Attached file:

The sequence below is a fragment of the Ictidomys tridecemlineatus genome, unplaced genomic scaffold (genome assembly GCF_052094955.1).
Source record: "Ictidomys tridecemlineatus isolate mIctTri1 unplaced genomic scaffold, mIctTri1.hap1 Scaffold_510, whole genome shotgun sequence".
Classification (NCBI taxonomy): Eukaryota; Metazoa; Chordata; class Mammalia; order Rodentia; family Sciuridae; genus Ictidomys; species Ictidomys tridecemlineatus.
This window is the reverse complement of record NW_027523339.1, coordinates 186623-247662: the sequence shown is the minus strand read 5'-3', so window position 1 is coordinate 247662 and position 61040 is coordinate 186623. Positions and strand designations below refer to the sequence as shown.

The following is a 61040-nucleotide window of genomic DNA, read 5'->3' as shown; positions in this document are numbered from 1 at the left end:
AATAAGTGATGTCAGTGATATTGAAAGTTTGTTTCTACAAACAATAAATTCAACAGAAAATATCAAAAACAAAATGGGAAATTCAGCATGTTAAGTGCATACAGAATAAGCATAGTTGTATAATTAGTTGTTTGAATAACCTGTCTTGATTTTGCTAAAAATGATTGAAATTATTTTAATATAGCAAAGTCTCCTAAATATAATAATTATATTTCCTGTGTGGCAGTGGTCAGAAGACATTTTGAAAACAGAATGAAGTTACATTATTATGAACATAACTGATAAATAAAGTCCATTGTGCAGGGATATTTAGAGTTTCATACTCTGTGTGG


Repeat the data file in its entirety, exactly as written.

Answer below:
The sequence below is a fragment of the Ictidomys tridecemlineatus genome, unplaced genomic scaffold (genome assembly GCF_052094955.1).
Source record: "Ictidomys tridecemlineatus isolate mIctTri1 unplaced genomic scaffold, mIctTri1.hap1 Scaffold_510, whole genome shotgun sequence".
Classification (NCBI taxonomy): Eukaryota; Metazoa; Chordata; class Mammalia; order Rodentia; family Sciuridae; genus Ictidomys; species Ictidomys tridecemlineatus.
This window is the reverse complement of record NW_027523339.1, coordinates 186623-247662: the sequence shown is the minus strand read 5'-3', so window position 1 is coordinate 247662 and position 61040 is coordinate 186623. Positions and strand designations below refer to the sequence as shown.

The following is a 61040-nucleotide window of genomic DNA, read 5'->3' as shown; positions in this document are numbered from 1 at the left end:
AATAAGTGATGTCAGTGATATTGAAAGTTTGTTTCTACAAACAATAAATTCAACAGAAAATATCAAAAACAAAATGGGAAATTCAGCATGTTAAGTGCATACAGAATAAGCATAGTTGTATAATTAGTTGTTTGAATAACCTGTCTTGATTTTGCTAAAAATGATTGAAATTATTTTAATATAGCAAAGTCTCCTAAATATAATAATTATATTTCCTGTGTGGCAGTGGTCAGAAGACATTTTGAAAACAGAATGAAGTTACATTATTATGAACATAACTGATAAATAAAGTCCATTGTGCAGGGATATTTAGAGTTTCATACTCTGTGTGG